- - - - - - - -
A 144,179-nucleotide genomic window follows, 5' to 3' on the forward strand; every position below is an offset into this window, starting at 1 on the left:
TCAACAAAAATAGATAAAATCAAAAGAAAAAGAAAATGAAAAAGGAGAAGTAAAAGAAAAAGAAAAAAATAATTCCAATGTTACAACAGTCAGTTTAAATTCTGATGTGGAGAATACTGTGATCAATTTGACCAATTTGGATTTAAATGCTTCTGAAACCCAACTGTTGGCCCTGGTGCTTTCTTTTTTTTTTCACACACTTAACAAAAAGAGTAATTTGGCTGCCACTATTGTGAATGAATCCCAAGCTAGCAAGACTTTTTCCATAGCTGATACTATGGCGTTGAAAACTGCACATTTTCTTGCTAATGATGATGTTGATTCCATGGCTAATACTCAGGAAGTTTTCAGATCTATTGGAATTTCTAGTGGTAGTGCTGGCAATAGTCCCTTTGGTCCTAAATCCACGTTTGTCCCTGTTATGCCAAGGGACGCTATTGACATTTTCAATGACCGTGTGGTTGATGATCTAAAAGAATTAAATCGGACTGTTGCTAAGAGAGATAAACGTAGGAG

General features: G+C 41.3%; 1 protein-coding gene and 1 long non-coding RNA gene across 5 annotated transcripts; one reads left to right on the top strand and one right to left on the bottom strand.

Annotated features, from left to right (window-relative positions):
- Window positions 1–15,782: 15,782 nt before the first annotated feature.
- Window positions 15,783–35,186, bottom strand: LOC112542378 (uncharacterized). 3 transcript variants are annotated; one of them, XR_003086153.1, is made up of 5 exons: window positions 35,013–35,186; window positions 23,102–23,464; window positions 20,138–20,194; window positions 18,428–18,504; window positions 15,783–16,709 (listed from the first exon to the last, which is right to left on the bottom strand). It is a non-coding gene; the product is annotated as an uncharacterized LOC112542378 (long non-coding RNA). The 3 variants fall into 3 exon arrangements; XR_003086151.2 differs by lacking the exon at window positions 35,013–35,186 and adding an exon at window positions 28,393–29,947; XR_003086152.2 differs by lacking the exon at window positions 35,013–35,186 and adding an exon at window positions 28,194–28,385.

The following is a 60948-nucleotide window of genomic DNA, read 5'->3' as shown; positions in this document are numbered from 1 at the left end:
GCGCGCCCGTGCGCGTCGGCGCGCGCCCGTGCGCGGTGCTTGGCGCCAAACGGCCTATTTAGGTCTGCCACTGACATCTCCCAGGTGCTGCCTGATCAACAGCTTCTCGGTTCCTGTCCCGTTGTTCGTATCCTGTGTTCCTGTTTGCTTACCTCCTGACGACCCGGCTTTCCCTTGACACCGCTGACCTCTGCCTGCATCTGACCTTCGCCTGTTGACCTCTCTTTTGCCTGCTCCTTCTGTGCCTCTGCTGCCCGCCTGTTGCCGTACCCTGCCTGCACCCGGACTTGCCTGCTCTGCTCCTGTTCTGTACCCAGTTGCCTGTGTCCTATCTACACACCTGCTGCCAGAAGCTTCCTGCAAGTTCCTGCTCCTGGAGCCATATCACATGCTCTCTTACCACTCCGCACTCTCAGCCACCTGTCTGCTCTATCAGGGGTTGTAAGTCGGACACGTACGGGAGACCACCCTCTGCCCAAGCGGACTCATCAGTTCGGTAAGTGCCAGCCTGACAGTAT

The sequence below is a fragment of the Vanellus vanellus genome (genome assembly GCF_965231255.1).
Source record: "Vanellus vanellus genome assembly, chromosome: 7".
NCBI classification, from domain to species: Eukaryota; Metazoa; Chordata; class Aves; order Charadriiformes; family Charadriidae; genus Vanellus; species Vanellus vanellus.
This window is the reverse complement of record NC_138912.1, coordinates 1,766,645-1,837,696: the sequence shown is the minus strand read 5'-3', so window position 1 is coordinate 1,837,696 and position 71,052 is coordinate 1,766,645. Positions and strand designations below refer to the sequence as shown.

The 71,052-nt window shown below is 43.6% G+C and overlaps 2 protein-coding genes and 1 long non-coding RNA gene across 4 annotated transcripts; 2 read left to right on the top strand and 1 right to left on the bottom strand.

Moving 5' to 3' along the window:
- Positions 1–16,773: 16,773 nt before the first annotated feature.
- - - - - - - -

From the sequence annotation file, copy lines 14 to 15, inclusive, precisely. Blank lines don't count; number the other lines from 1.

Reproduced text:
Moving 5' to 3' along the window:
- Positions 1–16,773: 16,773 nt before the first annotated feature.